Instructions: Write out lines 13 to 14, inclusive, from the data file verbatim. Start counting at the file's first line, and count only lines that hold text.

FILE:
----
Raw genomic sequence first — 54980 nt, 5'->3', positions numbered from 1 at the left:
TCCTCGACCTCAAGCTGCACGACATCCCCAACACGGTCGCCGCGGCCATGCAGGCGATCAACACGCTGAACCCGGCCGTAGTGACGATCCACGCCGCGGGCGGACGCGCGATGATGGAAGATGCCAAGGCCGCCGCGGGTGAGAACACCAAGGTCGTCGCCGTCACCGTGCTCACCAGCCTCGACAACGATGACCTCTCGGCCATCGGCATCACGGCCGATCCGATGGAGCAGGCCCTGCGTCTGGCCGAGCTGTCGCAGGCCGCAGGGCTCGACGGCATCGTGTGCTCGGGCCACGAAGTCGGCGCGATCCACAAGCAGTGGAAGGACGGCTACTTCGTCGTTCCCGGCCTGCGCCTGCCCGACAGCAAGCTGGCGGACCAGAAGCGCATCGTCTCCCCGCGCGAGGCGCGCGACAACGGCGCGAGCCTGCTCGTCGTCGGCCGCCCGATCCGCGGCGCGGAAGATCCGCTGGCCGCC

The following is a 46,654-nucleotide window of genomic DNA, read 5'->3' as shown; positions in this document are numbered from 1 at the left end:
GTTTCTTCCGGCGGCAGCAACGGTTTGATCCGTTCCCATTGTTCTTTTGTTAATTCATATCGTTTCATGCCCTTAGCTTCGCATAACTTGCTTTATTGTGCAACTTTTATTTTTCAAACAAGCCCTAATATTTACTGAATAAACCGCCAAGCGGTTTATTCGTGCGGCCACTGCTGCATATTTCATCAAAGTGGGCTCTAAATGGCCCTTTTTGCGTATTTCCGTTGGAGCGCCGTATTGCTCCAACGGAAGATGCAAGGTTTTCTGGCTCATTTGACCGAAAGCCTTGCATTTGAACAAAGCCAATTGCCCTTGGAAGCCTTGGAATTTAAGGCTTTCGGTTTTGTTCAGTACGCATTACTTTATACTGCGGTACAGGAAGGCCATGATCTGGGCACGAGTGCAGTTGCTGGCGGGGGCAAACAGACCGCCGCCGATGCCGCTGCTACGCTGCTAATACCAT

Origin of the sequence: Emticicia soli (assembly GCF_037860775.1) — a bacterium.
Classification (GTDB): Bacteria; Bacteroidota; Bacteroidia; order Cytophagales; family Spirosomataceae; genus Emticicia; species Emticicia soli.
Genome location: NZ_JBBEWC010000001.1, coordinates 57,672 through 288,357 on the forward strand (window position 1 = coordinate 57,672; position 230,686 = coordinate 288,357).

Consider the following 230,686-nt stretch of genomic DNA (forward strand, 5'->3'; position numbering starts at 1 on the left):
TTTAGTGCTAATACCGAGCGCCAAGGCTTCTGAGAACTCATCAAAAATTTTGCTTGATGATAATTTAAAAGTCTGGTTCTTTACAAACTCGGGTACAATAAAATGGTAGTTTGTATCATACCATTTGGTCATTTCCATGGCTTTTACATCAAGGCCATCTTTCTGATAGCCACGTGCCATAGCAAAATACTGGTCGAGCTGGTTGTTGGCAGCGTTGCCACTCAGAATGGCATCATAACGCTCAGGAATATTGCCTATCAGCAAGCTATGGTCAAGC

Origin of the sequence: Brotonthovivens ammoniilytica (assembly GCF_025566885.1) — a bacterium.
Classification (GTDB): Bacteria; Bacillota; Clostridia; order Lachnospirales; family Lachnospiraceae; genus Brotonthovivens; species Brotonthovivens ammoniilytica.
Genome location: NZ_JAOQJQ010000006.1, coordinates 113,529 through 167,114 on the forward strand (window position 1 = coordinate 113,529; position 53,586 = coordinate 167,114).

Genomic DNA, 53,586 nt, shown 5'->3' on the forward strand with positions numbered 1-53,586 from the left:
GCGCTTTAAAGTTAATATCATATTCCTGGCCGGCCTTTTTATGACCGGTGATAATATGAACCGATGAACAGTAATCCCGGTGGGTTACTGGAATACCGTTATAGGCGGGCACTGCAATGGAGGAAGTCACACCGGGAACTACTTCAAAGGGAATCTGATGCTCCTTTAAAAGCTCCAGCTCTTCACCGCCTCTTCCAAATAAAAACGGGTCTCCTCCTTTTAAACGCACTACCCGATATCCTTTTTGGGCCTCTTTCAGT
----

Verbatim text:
Genomic DNA, 53,586 nt, shown 5'->3' on the forward strand with positions numbered 1-53,586 from the left:
GCGCTTTAAAGTTAATATCATATTCCTGGCCGGCCTTTTTATGACCGGTGATAATATGAACCGATGAACAGTAATCCCGGTGGGTTACTGGAATACCGTTATAGGCGGGCACTGCAATGGAGGAAGTCACACCGGGAACTACTTCAAAGGGAATCTGATGCTCCTTTAAAAGCTCCAGCTCTTCACCGCCTCTTCCAAATAAAAACGGGTCTCCTCCTTTTAAACGCACTACCCGATATCCTTTTTGGGCCTCTTTCAGT